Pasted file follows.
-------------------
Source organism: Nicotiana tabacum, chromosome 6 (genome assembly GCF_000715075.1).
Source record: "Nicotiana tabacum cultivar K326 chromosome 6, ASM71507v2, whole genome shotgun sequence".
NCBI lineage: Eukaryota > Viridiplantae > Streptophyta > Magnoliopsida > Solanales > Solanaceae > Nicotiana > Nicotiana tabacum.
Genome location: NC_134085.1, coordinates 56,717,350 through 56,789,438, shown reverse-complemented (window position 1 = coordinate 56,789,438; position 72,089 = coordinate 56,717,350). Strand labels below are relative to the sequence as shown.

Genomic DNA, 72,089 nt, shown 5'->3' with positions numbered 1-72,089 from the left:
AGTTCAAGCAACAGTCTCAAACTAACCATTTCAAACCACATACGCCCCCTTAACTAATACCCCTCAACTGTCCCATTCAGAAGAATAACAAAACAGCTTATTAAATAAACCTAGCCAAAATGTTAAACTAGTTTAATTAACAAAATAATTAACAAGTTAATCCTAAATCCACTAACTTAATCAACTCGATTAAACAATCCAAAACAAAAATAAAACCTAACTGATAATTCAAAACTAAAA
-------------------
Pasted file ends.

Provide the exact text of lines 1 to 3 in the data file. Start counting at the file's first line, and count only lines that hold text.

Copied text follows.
Source organism: Nicotiana tabacum, chromosome 6 (genome assembly GCF_000715075.1).
Source record: "Nicotiana tabacum cultivar K326 chromosome 6, ASM71507v2, whole genome shotgun sequence".
NCBI lineage: Eukaryota > Viridiplantae > Streptophyta > Magnoliopsida > Solanales > Solanaceae > Nicotiana > Nicotiana tabacum.